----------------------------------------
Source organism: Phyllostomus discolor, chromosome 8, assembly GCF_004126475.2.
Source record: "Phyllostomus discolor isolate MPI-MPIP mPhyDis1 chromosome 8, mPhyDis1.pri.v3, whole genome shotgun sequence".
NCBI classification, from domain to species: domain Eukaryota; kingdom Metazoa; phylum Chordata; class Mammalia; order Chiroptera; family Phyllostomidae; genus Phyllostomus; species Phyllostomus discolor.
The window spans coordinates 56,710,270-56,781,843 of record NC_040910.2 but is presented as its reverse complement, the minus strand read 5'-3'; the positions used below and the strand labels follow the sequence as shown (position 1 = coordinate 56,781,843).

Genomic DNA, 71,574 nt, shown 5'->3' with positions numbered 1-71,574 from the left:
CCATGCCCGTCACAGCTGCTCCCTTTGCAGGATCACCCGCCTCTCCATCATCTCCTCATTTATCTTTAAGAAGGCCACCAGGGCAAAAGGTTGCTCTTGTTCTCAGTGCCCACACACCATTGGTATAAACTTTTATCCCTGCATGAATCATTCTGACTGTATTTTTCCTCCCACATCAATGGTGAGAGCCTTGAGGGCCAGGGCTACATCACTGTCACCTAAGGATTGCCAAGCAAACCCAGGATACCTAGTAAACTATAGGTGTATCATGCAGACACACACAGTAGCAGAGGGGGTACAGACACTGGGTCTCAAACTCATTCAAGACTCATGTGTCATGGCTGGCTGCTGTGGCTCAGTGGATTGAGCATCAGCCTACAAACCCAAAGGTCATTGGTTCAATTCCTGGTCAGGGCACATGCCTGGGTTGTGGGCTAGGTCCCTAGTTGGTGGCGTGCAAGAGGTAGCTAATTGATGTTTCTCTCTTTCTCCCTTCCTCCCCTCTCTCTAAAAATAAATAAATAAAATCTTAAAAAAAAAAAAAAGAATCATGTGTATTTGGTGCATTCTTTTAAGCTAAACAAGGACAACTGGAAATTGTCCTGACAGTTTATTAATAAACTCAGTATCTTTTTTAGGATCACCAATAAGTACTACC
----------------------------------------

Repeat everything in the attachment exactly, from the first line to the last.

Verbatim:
Source organism: Phyllostomus discolor, chromosome 8, assembly GCF_004126475.2.
Source record: "Phyllostomus discolor isolate MPI-MPIP mPhyDis1 chromosome 8, mPhyDis1.pri.v3, whole genome shotgun sequence".
NCBI classification, from domain to species: domain Eukaryota; kingdom Metazoa; phylum Chordata; class Mammalia; order Chiroptera; family Phyllostomidae; genus Phyllostomus; species Phyllostomus discolor.
The window spans coordinates 56,710,270-56,781,843 of record NC_040910.2 but is presented as its reverse complement, the minus strand read 5'-3'; the positions used below and the strand labels follow the sequence as shown (position 1 = coordinate 56,781,843).

Genomic DNA, 71,574 nt, shown 5'->3' with positions numbered 1-71,574 from the left:
CCATGCCCGTCACAGCTGCTCCCTTTGCAGGATCACCCGCCTCTCCATCATCTCCTCATTTATCTTTAAGAAGGCCACCAGGGCAAAAGGTTGCTCTTGTTCTCAGTGCCCACACACCATTGGTATAAACTTTTATCCCTGCATGAATCATTCTGACTGTATTTTTCCTCCCACATCAATGGTGAGAGCCTTGAGGGCCAGGGCTACATCACTGTCACCTAAGGATTGCCAAGCAAACCCAGGATACCTAGTAAACTATAGGTGTATCATGCAGACACACACAGTAGCAGAGGGGGTACAGACACTGGGTCTCAAACTCATTCAAGACTCATGTGTCATGGCTGGCTGCTGTGGCTCAGTGGATTGAGCATCAGCCTACAAACCCAAAGGTCATTGGTTCAATTCCTGGTCAGGGCACATGCCTGGGTTGTGGGCTAGGTCCCTAGTTGGTGGCGTGCAAGAGGTAGCTAATTGATGTTTCTCTCTTTCTCCCTTCCTCCCCTCTCTCTAAAAATAAATAAATAAAATCTTAAAAAAAAAAAAAAGAATCATGTGTATTTGGTGCATTCTTTTAAGCTAAACAAGGACAACTGGAAATTGTCCTGACAGTTTATTAATAAACTCAGTATCTTTTTTAGGATCACCAATAAGTACTACC